SYDNEY, March 21 (Xinhua) -- The streets of Melbourne's CBD have been blockaded by 100 log trucks protesting the impending closure of a major sawmill.
The trucks rolled into the CBD in the early hours of Tuesday where they blocked car and bicycle lanes on Spring Street outside the State Parliament.
Australian Sustainable Hardwoods (ASH) announced in March that the Heyfield timber mill, Australia's largest hardwood mill, would close after the company said a three-year supply deal offered by VicForests would result in losses of 9.2 million U.S. dollars.
The closure would mean 260 employees would lose their jobs, crippling the town of Heyfield, 200 km east of Melbourne, which has a population of 2,000.
Truck driver Adam Lockett said the closure of the mill would have an immeasurable impact on the small town.
"It's only a small town and the mill is the main employment in the town," Lockett told the Australian Broadcasting Corporation (ABC) on Tuesday.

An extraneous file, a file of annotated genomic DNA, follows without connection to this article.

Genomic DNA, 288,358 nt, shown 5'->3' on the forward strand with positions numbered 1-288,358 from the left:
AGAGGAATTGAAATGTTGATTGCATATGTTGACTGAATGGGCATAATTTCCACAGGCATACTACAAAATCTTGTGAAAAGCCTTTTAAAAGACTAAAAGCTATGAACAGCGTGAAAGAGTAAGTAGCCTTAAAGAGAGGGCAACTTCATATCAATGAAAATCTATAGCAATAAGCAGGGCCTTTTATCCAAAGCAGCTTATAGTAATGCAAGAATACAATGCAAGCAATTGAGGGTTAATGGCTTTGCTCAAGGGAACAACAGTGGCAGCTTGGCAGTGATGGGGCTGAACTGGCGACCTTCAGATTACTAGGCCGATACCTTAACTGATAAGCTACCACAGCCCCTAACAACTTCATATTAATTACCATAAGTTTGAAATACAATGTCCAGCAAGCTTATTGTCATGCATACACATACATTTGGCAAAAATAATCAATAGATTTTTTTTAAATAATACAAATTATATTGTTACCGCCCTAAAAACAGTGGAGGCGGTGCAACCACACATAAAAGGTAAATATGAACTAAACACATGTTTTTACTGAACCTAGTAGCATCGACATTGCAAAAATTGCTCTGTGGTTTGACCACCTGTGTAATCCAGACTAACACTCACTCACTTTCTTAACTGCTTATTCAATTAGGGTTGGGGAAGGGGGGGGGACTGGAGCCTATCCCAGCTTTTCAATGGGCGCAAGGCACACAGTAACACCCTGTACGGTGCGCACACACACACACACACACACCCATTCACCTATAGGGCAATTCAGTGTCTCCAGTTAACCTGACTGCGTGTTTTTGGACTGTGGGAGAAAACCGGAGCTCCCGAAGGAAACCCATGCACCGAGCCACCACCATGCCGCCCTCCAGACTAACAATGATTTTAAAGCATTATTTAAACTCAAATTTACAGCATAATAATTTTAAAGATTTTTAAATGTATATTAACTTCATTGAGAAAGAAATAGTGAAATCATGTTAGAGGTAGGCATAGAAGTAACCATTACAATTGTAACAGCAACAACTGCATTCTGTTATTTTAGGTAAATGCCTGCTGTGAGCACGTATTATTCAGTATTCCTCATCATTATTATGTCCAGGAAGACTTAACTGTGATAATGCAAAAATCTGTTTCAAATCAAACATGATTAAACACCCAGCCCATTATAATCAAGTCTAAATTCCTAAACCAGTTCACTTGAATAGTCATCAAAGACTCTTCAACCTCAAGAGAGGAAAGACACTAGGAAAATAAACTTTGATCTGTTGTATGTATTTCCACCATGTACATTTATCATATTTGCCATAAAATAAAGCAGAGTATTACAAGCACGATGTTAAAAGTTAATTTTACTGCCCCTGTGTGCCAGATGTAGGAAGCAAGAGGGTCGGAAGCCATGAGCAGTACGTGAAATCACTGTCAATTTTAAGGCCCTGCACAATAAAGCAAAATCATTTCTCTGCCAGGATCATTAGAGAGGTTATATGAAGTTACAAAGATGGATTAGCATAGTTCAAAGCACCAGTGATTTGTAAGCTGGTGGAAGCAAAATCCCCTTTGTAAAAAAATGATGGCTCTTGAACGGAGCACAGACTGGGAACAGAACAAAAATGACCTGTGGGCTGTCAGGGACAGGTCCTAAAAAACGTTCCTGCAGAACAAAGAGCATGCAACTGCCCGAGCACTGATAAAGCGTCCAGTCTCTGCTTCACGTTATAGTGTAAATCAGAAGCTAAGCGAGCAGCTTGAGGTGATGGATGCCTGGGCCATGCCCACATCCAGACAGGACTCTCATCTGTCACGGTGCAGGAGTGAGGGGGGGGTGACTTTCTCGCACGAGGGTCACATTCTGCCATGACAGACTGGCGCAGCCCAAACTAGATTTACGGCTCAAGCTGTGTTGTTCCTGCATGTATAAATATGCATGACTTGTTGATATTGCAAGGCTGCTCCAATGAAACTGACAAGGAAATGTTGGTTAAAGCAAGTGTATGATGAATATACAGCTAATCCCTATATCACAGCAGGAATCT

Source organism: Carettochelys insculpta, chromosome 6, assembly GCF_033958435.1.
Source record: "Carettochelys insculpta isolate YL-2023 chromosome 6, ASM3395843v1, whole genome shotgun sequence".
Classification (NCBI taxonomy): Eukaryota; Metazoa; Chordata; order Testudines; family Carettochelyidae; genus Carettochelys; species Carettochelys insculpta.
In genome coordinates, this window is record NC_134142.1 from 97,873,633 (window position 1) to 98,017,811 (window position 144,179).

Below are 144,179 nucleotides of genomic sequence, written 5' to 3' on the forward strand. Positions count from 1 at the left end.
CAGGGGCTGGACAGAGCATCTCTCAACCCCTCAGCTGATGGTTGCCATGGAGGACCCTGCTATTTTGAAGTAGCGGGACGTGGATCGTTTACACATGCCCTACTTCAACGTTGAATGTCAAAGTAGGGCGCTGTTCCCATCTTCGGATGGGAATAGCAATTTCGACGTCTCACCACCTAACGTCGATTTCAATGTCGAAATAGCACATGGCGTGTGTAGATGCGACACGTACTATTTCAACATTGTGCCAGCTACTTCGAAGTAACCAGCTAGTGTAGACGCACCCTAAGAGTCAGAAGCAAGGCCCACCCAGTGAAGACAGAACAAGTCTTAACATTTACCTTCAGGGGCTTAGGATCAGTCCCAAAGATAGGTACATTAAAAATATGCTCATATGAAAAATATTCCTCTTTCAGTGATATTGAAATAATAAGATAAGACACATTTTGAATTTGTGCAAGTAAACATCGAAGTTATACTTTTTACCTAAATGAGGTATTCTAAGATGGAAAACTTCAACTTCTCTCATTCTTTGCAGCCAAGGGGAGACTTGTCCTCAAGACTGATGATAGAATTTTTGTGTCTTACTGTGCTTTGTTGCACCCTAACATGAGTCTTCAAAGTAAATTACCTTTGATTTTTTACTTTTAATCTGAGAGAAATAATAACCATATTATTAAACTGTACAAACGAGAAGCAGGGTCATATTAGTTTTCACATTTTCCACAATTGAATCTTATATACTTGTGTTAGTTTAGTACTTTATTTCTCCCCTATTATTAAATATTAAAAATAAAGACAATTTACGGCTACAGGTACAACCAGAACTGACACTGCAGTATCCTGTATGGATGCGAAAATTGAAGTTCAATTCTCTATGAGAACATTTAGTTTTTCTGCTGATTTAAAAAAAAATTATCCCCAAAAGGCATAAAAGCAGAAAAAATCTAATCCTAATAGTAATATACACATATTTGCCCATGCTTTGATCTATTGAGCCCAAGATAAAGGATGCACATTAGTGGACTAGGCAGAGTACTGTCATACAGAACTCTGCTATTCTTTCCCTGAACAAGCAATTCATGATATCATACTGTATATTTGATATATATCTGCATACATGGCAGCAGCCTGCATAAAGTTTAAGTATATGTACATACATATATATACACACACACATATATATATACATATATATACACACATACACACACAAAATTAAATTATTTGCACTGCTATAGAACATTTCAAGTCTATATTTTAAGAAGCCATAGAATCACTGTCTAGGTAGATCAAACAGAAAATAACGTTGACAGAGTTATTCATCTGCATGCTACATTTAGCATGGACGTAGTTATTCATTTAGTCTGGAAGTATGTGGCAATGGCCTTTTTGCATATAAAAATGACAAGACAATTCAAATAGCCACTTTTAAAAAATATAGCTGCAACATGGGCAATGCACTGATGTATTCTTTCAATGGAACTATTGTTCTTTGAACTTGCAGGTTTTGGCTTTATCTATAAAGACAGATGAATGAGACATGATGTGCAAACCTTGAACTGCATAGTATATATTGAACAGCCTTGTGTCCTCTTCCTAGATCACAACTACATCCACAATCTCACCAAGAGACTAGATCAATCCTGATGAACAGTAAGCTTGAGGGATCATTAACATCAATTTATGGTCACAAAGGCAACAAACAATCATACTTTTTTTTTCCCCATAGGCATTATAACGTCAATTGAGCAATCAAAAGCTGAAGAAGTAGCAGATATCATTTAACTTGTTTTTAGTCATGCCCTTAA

"There's dairying and few other things but if the mill closes and the workers move away that'll be it for the town."
"It'll be a ghost town in three or four months."
The mill processes 150,000 cubic meters of timber per year but the new deal put forward by VicForests offered only half that amount.
Daniel Andrews, Victoria's premier, said the Victorian government would consider buying the mill but ASH rejected the proposal, instead opting to move the mill to Tasmania.
Michael O'Connor, national secretary of the Construction, Forestry, Mining and Energy Union (CFMEU), said the Government should be ensuring there was enough timber for the business to survive.
"The bottom line is a sawmill needs saw logs and if we want to maintain the jobs at Heyfield we've got to get enough saw logs to maintain all those jobs," O'Connor said.
"The first thing the Government has to do is make sure we have decent wood supply, sustainable wood supply and a medium to long term supply agreement."
"The Victorian timber industry is an industry that provides jobs in regional communities these jobs are hard to come by these are jobs that we need to protect and support."